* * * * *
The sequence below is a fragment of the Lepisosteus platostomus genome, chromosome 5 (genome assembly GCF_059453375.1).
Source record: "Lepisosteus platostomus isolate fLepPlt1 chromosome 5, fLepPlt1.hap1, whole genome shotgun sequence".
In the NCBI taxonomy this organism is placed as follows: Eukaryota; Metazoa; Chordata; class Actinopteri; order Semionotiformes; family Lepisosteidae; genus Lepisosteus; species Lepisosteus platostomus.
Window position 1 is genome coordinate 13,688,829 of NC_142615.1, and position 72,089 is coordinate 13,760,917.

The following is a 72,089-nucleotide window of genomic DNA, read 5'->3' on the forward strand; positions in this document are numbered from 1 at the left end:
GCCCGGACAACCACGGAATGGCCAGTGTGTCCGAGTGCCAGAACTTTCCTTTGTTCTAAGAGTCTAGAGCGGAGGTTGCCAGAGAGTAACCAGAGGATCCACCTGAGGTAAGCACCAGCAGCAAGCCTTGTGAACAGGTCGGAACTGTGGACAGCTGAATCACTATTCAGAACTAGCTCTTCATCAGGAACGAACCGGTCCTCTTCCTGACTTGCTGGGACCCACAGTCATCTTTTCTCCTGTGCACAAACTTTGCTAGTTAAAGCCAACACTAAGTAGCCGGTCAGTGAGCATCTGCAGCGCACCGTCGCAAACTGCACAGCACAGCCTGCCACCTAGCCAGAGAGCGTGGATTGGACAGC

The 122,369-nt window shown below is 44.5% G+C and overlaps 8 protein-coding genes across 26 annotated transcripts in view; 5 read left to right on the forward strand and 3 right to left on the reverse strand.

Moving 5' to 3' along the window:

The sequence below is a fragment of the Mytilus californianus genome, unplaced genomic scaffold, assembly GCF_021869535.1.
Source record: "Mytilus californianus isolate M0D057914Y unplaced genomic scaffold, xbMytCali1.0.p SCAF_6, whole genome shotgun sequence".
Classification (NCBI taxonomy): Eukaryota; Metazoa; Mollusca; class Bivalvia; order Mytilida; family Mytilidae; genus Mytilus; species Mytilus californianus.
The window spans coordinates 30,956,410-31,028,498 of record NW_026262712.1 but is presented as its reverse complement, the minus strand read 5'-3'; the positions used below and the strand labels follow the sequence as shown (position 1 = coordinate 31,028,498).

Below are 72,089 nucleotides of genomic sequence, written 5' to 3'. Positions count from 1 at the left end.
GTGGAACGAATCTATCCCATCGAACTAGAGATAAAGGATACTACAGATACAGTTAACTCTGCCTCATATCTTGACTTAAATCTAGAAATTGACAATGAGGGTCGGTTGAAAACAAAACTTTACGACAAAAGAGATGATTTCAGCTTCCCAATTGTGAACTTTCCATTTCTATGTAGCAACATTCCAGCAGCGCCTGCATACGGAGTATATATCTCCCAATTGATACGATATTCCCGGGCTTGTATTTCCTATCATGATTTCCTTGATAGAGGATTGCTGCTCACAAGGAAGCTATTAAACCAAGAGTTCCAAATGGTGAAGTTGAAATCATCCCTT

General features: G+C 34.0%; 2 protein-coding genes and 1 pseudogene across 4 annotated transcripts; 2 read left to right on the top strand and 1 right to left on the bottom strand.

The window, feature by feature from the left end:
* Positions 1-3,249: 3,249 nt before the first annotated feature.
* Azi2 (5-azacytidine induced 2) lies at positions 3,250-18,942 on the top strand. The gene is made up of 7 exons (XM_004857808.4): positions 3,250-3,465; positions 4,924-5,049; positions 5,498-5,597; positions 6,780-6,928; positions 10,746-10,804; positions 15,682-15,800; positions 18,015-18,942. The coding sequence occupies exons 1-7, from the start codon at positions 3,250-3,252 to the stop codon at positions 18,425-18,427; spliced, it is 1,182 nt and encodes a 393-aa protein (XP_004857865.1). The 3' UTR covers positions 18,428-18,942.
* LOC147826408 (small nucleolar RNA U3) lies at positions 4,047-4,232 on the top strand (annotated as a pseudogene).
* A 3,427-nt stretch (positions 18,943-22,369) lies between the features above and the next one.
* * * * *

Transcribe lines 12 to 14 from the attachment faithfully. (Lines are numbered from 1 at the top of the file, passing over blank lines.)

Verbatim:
The window spans coordinates 30,956,410-31,028,498 of record NW_026262712.1 but is presented as its reverse complement, the minus strand read 5'-3'; the positions used below and the strand labels follow the sequence as shown (position 1 = coordinate 31,028,498).

Below are 72,089 nucleotides of genomic sequence, written 5' to 3'. Positions count from 1 at the left end.
GTGGAACGAATCTATCCCATCGAACTAGAGATAAAGGATACTACAGATACAGTTAACTCTGCCTCATATCTTGACTTAAATCTAGAAATTGACAATGAGGGTCGGTTGAAAACAAAACTTTACGACAAAAGAGATGATTTCAGCTTCCCAATTGTGAACTTTCCATTTCTATGTAGCAACATTCCAGCAGCGCCTGCATACGGAGTATATATCTCCCAATTGATACGATATTCCCGGGCTTGTATTTCCTATCATGATTTCCTTGATAGAGGATTGCTGCTCACAAGGAAGCTATTAAACCAAGAGTTCCAAATGGTGAAGTTGAAATCATCCCTT